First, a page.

What would you do without your legs?
Any number of medical, biological or accidental scenarios could cause a loss of function in one or both legs. The reality of living with a lower extremity disability or handicap is a complete change in lifestyle, particularly for motorcycle and other powersports enthusiasts. Some brave individuals remount their two-wheeled machines for adaptive racing events. Others utilize ATVs
, and the introduction of UTVs in recent years has brought more opportunities to get back on the throttle. However, stock vehicles simply aren’t designed to work with limited mobility. Traditional hand control conversions are not optimized for off-road vehicles, so former AMA 4-stroke Motocross champion Mike Young co-opted with Vince Fabozzi at The Mobility Specialists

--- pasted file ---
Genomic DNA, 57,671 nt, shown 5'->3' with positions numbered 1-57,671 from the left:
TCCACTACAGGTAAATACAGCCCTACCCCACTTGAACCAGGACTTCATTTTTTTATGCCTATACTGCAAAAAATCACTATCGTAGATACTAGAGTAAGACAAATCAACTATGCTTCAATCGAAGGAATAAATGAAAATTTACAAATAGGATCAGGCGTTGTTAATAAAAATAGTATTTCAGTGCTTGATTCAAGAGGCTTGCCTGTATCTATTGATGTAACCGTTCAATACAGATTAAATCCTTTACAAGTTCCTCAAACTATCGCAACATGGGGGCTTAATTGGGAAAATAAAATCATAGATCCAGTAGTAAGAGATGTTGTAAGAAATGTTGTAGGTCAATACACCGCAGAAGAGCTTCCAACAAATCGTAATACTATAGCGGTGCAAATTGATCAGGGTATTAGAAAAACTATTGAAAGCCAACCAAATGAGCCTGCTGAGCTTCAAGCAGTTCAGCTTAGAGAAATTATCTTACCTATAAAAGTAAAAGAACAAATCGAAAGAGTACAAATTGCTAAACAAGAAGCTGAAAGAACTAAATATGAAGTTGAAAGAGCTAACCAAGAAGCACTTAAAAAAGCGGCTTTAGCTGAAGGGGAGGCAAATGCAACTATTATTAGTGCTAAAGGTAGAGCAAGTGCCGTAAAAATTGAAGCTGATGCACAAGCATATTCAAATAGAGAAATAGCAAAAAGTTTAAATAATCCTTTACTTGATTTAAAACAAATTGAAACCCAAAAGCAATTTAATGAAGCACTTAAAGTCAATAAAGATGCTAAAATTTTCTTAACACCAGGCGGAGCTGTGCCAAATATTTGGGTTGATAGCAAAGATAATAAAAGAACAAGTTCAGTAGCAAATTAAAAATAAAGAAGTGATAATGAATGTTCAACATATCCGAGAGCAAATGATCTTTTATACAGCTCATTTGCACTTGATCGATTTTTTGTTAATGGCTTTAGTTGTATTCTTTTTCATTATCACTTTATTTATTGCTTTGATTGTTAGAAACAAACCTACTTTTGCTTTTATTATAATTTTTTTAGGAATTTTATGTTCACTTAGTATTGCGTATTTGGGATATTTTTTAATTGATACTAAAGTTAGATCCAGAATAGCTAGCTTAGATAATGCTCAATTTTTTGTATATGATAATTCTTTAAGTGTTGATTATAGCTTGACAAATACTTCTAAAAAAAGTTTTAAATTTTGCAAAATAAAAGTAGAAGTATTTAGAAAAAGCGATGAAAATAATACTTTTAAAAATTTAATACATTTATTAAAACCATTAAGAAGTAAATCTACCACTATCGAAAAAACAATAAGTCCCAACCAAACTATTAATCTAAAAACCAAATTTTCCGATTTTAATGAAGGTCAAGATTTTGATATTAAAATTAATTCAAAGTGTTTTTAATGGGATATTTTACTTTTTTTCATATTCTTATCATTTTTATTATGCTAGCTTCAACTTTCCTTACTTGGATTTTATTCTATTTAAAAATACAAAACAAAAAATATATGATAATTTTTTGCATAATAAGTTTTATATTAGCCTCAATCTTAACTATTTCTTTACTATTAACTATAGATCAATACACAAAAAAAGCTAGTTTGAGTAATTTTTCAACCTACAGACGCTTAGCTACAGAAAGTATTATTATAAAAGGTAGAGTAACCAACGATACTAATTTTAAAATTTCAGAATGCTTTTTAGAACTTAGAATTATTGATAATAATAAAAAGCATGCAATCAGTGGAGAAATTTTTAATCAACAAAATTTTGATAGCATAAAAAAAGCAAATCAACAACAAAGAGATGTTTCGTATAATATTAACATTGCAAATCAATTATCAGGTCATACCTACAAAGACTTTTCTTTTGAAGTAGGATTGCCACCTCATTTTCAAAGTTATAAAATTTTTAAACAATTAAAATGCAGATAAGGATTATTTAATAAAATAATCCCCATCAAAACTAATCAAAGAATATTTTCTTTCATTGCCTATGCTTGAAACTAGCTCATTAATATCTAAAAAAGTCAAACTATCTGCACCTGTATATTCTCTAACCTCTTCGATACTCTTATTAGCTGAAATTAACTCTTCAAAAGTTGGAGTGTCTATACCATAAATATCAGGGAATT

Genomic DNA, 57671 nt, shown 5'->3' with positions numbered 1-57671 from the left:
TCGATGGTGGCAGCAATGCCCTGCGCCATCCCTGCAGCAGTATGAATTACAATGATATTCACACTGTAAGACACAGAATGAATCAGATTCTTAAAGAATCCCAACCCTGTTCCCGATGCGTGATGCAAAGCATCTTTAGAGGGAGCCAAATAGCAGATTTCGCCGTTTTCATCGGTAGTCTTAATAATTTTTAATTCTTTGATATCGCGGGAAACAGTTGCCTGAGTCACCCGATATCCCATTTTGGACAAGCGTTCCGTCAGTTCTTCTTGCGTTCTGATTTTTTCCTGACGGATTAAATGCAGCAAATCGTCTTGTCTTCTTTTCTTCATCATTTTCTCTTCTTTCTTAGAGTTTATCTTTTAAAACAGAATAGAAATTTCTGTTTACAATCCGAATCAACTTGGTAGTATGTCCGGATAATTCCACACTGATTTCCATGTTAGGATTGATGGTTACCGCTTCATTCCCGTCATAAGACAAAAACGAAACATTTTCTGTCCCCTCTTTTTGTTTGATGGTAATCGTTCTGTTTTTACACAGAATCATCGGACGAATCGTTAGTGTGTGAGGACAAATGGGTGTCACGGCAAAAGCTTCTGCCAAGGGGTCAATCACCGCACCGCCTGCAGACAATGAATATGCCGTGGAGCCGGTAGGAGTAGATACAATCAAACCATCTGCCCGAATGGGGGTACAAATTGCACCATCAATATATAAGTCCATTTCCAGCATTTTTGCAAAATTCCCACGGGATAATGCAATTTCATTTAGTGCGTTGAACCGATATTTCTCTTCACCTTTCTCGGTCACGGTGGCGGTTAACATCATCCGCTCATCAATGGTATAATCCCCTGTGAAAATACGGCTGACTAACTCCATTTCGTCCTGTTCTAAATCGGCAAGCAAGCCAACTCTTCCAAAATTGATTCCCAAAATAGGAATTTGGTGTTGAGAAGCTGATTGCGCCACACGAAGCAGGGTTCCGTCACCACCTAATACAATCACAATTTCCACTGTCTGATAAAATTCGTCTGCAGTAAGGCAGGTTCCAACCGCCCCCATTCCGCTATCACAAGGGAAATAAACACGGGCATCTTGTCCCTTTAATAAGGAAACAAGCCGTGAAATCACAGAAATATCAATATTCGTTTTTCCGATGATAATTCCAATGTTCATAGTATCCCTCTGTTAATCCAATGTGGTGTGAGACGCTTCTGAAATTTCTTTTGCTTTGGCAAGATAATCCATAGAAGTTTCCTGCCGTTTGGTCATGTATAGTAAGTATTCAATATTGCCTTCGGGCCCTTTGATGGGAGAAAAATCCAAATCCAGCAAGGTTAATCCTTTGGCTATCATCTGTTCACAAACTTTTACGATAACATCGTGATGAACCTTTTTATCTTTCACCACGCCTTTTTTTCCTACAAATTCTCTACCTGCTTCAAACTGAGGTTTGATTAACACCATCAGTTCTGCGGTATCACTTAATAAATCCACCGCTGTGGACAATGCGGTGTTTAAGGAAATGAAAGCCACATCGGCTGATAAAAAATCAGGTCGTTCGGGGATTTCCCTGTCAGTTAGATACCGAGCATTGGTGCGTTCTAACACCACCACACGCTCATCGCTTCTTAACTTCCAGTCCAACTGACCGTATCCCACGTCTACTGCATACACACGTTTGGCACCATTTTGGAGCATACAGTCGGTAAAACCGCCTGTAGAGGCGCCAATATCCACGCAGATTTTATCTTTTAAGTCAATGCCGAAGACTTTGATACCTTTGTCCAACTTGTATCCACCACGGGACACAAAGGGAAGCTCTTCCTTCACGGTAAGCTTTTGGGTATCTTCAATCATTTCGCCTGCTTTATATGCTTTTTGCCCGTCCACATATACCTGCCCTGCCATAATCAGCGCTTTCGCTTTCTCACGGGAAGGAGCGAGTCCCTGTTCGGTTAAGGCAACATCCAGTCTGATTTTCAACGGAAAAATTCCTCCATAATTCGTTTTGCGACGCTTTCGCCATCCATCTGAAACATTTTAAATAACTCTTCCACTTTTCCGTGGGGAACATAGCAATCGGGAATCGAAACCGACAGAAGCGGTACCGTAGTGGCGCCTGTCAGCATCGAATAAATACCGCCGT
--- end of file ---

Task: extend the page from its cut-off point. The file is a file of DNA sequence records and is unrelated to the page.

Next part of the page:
to create a dirt-worthy setup.
Young had a successful motocross racing career that became defined by racing 4-stroke motorcycles. This was before the introduction of Yamaha’s YZ400F and what we consider “modern” thumper technology. His racing exploits carried him to factory rides with Husqvarna, Honda, ATK, Vertemati and Husaberg, riding some of the trickest hand-built 4-strokes the world has ever seen. A crash at Glen Helen Raceway in 1997 left the racer paralyzed. Mike actually had a Yamaha contract lined up to race the YZ400F alongside Doug Henry the following year, but he never got to straddle the bike that changed motocross as we know it.
“I was missing something and that was my passion for the dirt,” Young says of his years following the accident. “Growing up racing since I was 5 years old till my accident in 1997, I spent 23 years in the dirt on a daily basis. I couldn’t handle not being able to go have fun in the dirt!”